Virtual Schools for K-12 Education: Lessons Learned and Implications for Digital K-12 and Other Sectors of Education

A special issue of Education Sciences (ISSN 2227-7102).

Deadline for manuscript submissions: 1 October 2024 | Viewed by 537

Special Issue Editors


E-Mail Website
Guest Editor
Matic Media Ltd., Sheffield S17 3GA, UK
Interests: online education benchmarking; online education quality; online education policy; virtual schools; open educational resources

E-Mail Website
Guest Editor
Visiting Professor, University of South Wales, Pontypridd CF37 1DL, UK
Interests: serious games; immersive technologies; learning design and digital pedagogies
Special Issues, Collections and Topics in MDPI journals

E-Mail Website
Guest Editor
Research Institute of Child Development and Education (RICDE), Universiteit van Amsterdam, 1012 WX Amsterdam, The Netherlands
Interests: acceptance, design, implementation, scale-up and sustainability of technology enhanced learning solutions in education; digital literacy skills

Special Issue Information

Dear Colleagues,

Virtual schools have existed in many countries for at least the last 20 years and were early adopters of digital technology. However, apart from in the US, they have remained "below the radar", largely ignored by mainstream researchers and policy makers. Nevertheless, their numbers have been steadily growing and, in the last few years, the subsector has begun attracting interest from investors.

The COVID-19 pandemic massively accelerated the shift towards virtual schooling in the K-12 sector, forcing it to be a key part of the K-12 education ecosystem either as a replacement (not just in emergency situations) for or complementary to place-based K-12.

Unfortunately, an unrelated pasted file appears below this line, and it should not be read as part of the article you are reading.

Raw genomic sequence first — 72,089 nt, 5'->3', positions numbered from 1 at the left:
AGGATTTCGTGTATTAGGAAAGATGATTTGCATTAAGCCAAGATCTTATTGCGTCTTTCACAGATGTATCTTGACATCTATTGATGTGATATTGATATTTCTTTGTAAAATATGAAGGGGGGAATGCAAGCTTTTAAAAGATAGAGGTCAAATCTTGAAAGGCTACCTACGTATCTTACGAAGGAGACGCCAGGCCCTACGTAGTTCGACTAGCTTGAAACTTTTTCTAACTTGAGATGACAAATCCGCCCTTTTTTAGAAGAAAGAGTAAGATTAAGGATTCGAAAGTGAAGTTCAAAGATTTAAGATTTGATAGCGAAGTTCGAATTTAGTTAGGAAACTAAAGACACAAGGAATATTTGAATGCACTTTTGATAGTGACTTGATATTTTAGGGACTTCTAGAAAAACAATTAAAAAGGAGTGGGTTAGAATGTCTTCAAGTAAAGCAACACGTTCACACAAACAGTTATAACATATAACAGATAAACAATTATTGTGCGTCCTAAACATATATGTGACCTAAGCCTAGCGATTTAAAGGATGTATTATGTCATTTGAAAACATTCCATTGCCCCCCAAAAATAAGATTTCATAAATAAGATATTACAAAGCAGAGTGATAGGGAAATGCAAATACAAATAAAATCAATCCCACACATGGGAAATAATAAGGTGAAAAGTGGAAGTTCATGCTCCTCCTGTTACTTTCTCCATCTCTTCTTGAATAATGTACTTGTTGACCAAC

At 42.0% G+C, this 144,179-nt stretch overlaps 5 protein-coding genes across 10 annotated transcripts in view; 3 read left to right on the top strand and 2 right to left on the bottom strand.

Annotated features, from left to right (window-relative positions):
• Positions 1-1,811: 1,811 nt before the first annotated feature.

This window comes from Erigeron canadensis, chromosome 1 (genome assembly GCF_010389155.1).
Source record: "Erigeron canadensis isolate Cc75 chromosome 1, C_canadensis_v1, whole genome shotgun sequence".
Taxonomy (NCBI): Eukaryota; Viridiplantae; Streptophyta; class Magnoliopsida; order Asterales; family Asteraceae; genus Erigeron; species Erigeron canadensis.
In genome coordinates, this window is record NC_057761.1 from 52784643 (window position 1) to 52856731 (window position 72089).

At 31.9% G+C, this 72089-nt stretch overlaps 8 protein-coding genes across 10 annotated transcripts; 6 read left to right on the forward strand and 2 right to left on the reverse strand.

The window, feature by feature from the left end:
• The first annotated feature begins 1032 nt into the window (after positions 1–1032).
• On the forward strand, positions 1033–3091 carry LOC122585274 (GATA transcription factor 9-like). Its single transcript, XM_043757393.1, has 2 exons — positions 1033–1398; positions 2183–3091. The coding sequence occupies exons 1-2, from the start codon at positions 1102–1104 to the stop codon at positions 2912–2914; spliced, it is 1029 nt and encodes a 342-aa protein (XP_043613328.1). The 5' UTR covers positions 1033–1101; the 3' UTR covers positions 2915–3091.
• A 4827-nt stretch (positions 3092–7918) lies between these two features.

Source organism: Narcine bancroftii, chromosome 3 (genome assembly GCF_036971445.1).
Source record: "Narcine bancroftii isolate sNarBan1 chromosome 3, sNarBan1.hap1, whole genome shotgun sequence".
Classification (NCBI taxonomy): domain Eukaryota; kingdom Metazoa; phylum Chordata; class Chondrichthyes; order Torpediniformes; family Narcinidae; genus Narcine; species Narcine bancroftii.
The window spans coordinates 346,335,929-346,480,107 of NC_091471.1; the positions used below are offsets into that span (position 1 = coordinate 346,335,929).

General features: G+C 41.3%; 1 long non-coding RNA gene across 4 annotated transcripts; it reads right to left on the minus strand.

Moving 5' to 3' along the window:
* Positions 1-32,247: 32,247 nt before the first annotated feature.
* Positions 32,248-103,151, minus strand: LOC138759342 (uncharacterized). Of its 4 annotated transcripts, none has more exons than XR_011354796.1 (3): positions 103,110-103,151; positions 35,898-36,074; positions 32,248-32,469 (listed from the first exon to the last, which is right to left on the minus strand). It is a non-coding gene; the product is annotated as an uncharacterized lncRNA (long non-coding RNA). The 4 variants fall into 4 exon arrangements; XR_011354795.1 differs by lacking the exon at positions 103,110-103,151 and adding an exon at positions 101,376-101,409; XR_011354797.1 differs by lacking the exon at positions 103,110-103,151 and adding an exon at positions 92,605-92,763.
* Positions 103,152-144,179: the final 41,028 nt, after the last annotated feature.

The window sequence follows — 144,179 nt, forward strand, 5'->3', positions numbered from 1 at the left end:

As reliance on virtual schools expands, it is imperative to understand their pedagogic, technical and leadership challenges, solutions and relevance. This necessitates rigorous research and informed practitioner and leadership discussion.

Since virtual K-12 operates on a more minimal cost basis than universities, yet relies totally on digital technology, there are also lessons to be learned by place-based K-12, as digital delivery becomes pervasive, and by other sectors, including universities.

This Special Issue aims to consolidate cutting-edge research and insights into K-12 virtual schools and to critically analyze and improve virtual schooling models.

It will serve as a comprehensive resource for researchers, teachers, school leaders and international/national/regional policy makers.

The scope of this Special Issue encompasses the development, implementation, and evaluation of virtual schools, with a focus on innovation, accessibility, diversity and educational outcomes.

This Special Issue aims to provide significant coverage of countries including from the Global South and smaller countries (including Small Island States) and the authors may wish to collaborate on studies spanning several countries.

The following topic list is structured based mainly on the SELFIE and DigCompEdu schemes for the digital maturity of schools used in many countries, but with detailed items taken from literature searches and recent consultations with virtual schools.

External environment

  • Role of national, regional and municipal governments in providing virtual schooling and finance for it;
  • International policy aspects (e.g., UNESCO SDGs, EU policy issues, OECD reports, etc.);
  • Ongoing effects of the COVID pandemic on virtual schools.

Leadership

  • Business and organizational models of virtual schools, including virtual supplementary schools and interworking with place-based schools;
  • Cost and time issues affecting virtual schools differently from place-based schools;
  • Managing many part-time and adjunct distributed staff.

Infrastructure and equipment

  • Future directions for learning management systems and related systems (e-exams, proctoring, portfolios, AI, etc.);
  • Providing a uniform student experience for distributed students on a range of devices;